I suspect the right will characterize Scott McClellan’s interview on Countdown last night as proof that he has joined the far left. But that charge will ring as hollow as their latest cover story that McClellan’s editors wrote his book.

Scottie didn’t say anything that fits on a liberal-to-conservative continuum, unless one views truth as a liberal bias. His main themes are not about left-vs-right ideology but about intellectual honesty and the importance of Presidential character. It’s about lying to the public.

The delicious irony is that the man the White House trained as a propagandist is now killing them with sincerity and candor, a Mr. Sunshine burning through the vampires’ crypt, while their ad hominen attacks only prove his main points.

McClellan’s non-ideological epiphany presents a dilemma for Bush loyalists and McCain’s campaign in trying to discredit their accuser. Are they arguing against Presidential candor and transparency when taking a nation to war? And since the truth about WMD and Saddam’s non-threat was readily available from real journalists (more here), how does John McCain defend his WMD gullibility except by conceding he fell for Dick Cheney’s mind tricks?

OLBERMANN: How did the vice president fit into this? How did—is the vice president responsible for the utilization of "weapons of mass destruction" and this kind of innuendo, "I didn’t really say that Iraq had anything to do with 9/11, but I left you with that impression?"

MCCLELLAN: Well, I think there were a couple of times that he walked very close to that. He went further out than anybody else in the administration. I think the president was very careful not to make that in a direct way. But it’s not the only issue where the vice president went further then others in the administration.

He also went further on the nuclear intelligence when he started asserting with certainty that Iraq had reconstituted its nuclear weapons program. So what happened was, that the intelligence was packaged together in a way to make it sound more ominous and more grave and more urgent than it really was. I don’t think that this was some deliberate, conscious effort to go and mislead American people, but it was part of this permanent campaign mentality that exists in Washington too often today and it was taken from other policies, and brought into the issue of war and peace where it becomes especially problematic and especially troubling.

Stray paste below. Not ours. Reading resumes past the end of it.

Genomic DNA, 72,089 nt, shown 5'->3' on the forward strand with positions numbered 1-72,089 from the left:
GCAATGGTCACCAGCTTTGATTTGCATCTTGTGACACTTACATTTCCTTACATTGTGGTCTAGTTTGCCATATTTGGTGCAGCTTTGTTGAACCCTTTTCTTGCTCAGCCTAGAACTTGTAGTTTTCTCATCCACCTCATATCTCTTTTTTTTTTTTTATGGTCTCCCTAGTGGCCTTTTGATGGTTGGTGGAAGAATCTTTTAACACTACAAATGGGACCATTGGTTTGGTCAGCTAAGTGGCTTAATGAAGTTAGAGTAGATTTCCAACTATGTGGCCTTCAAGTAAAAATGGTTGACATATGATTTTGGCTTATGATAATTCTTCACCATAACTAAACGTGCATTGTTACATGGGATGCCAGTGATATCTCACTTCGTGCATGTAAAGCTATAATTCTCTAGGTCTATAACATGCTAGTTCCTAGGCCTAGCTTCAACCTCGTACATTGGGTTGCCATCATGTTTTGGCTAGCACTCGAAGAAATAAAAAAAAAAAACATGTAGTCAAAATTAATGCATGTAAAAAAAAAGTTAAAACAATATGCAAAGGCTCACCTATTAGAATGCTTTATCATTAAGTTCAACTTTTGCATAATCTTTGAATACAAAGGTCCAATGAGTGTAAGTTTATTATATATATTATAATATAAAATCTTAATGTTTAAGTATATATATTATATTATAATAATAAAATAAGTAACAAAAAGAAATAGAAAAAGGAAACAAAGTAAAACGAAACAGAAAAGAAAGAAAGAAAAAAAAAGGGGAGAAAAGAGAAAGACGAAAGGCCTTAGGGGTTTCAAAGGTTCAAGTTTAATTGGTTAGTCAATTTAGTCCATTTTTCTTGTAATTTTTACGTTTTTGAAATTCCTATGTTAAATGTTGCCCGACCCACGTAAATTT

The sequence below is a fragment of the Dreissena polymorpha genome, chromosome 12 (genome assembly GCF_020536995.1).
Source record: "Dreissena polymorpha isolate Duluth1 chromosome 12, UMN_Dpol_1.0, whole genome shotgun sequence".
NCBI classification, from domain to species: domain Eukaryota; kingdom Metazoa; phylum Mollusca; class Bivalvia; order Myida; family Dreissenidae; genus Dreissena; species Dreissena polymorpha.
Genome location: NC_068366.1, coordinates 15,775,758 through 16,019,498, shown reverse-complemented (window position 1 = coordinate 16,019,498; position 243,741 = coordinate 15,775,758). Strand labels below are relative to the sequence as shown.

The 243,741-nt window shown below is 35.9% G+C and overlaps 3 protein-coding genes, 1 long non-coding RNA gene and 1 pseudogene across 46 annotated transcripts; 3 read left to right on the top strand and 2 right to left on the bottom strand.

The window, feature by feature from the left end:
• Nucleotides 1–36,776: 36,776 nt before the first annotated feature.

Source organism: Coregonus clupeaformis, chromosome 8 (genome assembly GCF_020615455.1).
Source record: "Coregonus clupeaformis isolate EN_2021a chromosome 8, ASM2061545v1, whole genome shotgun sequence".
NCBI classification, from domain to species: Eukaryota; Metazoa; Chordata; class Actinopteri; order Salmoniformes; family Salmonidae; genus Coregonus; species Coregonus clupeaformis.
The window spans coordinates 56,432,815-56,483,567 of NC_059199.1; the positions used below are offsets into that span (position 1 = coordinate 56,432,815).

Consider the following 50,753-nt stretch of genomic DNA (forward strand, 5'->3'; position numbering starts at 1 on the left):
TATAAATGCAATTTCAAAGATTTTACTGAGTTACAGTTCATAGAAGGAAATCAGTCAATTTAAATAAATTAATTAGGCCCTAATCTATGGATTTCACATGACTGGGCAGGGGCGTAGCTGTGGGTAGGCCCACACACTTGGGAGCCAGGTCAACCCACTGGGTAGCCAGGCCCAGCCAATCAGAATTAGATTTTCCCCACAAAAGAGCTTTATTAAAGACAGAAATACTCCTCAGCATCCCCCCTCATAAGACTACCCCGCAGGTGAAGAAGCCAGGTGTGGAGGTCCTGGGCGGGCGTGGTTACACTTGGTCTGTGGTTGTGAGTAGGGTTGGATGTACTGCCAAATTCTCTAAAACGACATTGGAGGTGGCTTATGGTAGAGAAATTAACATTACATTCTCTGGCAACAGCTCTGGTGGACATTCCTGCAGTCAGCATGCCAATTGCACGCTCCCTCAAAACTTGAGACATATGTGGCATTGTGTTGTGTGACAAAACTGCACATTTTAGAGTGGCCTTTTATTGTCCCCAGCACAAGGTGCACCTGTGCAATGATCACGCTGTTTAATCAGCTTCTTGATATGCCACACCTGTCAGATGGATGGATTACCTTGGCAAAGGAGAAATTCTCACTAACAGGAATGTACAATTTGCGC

And does John McCain disagree with this:

MCCLELLAN: Well I don’t think I held on to [a belief in Bush being a bipartisan leader] until the end. When we came in, we got some bipartisan achievements accomplished on tax cuts and on education reform, education reforms that I really believed in as part of his agenda. But by the time the Iraq war started to—well, I think it’s critical that in a time of war, that you not only build bipartisan support going into it, but that you also maintain that support.

And to do that, you really have to embrace a high level of openness and forthrightness from the beginning. Because when expectations turned out to be unmet or improperly set, it came back to haunt us. And the president is not someone to willingly go and change course in terms of his thinking when it comes to, oh, we made a mistake on this front.

And so, I think that at the time I was there, I started realizing or started thinking that, well, maybe Washington can’t be changed. Maybe this is just the way it is and both parties share all the responsibility.

But no one shares more responsibility than the president of the United States to set the right tone and to change things, and no one has more of a bully pulpit to be able to do that. But it requires embracing candor and honesty to a high degree, particularly in this transparent society that we live in.

And this White House was too secretive or has been too secretive, too compartmentalized, and you know, too willing to embrace the unsavory political tactics that are at the heart of the excesses of the permanent campaign.

The extended interview is filled with such moments. (The MSNBC videos are here.)

No wonder Bush loyalists and McCain’s staff are in a panic. The wheels have been falling off the Straight Talk Bus as McCain was pummeled for his campaign and spiritual choices; he’s voted consistently with Bush and has repeatedly praised Bush’s war policies. McCain hoped to wear Petreaus’ surge as armor, but if he has to defend why we invaded Iraq in the first place, he’ll have to share the emperor’s clothes.

Update: The LA Times appears to agree McCain "has some explaining to do." (h/t MarieRoget) Cliff Schecter has the list of issues.

H/t newtonusr for the video clip.